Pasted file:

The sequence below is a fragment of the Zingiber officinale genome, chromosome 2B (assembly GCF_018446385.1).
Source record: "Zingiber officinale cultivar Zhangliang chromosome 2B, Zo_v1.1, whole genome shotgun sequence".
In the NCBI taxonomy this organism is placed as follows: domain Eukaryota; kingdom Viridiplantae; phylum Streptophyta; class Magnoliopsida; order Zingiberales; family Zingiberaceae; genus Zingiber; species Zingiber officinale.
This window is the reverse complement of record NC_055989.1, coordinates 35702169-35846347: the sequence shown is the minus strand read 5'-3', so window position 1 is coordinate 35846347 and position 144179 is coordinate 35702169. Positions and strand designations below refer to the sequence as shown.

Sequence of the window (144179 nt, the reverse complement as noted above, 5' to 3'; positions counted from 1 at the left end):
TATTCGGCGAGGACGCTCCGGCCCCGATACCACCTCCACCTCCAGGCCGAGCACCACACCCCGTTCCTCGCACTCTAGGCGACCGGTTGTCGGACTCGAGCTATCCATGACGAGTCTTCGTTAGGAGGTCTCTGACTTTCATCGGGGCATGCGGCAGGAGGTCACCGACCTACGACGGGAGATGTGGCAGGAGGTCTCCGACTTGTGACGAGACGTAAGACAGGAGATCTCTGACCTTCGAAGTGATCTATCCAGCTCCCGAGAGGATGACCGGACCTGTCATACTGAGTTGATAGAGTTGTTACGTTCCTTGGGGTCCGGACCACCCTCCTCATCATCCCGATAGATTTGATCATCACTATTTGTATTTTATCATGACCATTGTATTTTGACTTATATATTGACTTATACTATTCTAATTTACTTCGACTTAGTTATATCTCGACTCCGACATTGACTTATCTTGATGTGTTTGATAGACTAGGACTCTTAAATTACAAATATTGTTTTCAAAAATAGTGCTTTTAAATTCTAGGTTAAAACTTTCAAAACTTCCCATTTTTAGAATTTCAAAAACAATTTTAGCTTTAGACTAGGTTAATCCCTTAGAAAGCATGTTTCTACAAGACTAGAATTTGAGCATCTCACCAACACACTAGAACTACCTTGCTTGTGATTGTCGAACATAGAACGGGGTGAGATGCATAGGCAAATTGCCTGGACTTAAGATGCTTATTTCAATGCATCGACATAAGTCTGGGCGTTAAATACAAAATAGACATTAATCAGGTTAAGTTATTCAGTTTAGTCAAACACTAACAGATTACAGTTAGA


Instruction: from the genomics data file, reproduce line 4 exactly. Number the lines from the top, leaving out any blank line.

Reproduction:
This window is the reverse complement of record NC_055989.1, coordinates 35702169-35846347: the sequence shown is the minus strand read 5'-3', so window position 1 is coordinate 35846347 and position 144179 is coordinate 35702169. Positions and strand designations below refer to the sequence as shown.